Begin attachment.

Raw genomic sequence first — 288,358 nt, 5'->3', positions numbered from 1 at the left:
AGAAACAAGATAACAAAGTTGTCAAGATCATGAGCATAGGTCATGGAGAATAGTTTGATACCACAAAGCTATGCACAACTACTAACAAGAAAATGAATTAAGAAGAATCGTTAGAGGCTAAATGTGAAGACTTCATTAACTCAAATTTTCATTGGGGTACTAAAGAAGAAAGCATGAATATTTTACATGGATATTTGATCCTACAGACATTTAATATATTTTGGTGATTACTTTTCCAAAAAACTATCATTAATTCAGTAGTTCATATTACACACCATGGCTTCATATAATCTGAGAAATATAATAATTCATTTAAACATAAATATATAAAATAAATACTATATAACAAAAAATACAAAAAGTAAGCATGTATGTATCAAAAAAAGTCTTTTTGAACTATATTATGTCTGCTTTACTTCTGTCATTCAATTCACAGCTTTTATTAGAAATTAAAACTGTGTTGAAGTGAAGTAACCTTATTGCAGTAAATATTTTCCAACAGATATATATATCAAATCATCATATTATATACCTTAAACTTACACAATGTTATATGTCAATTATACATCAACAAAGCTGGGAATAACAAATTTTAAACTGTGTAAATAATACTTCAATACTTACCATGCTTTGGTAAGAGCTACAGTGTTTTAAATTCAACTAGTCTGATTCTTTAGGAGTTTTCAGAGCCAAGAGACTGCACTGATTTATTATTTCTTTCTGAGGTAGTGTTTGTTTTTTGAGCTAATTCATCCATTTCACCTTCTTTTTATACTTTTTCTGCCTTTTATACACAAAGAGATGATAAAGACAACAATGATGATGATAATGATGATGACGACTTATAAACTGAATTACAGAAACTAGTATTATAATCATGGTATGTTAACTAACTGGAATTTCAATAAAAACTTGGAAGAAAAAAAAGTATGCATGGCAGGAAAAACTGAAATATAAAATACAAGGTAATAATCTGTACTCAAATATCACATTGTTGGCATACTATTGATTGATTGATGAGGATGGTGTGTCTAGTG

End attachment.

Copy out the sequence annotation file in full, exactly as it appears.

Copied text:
Raw genomic sequence first — 288,358 nt, 5'->3', positions numbered from 1 at the left:
AGAAACAAGATAACAAAGTTGTCAAGATCATGAGCATAGGTCATGGAGAATAGTTTGATACCACAAAGCTATGCACAACTACTAACAAGAAAATGAATTAAGAAGAATCGTTAGAGGCTAAATGTGAAGACTTCATTAACTCAAATTTTCATTGGGGTACTAAAGAAGAAAGCATGAATATTTTACATGGATATTTGATCCTACAGACATTTAATATATTTTGGTGATTACTTTTCCAAAAAACTATCATTAATTCAGTAGTTCATATTACACACCATGGCTTCATATAATCTGAGAAATATAATAATTCATTTAAACATAAATATATAAAATAAATACTATATAACAAAAAATACAAAAAGTAAGCATGTATGTATCAAAAAAAGTCTTTTTGAACTATATTATGTCTGCTTTACTTCTGTCATTCAATTCACAGCTTTTATTAGAAATTAAAACTGTGTTGAAGTGAAGTAACCTTATTGCAGTAAATATTTTCCAACAGATATATATATCAAATCATCATATTATATACCTTAAACTTACACAATGTTATATGTCAATTATACATCAACAAAGCTGGGAATAACAAATTTTAAACTGTGTAAATAATACTTCAATACTTACCATGCTTTGGTAAGAGCTACAGTGTTTTAAATTCAACTAGTCTGATTCTTTAGGAGTTTTCAGAGCCAAGAGACTGCACTGATTTATTATTTCTTTCTGAGGTAGTGTTTGTTTTTTGAGCTAATTCATCCATTTCACCTTCTTTTTATACTTTTTCTGCCTTTTATACACAAAGAGATGATAAAGACAACAATGATGATGATAATGATGATGACGACTTATAAACTGAATTACAGAAACTAGTATTATAATCATGGTATGTTAACTAACTGGAATTTCAATAAAAACTTGGAAGAAAAAAAAGTATGCATGGCAGGAAAAACTGAAATATAAAATACAAGGTAATAATCTGTACTCAAATATCACATTGTTGGCATACTATTGATTGATTGATGAGGATGGTGTGTCTAGTG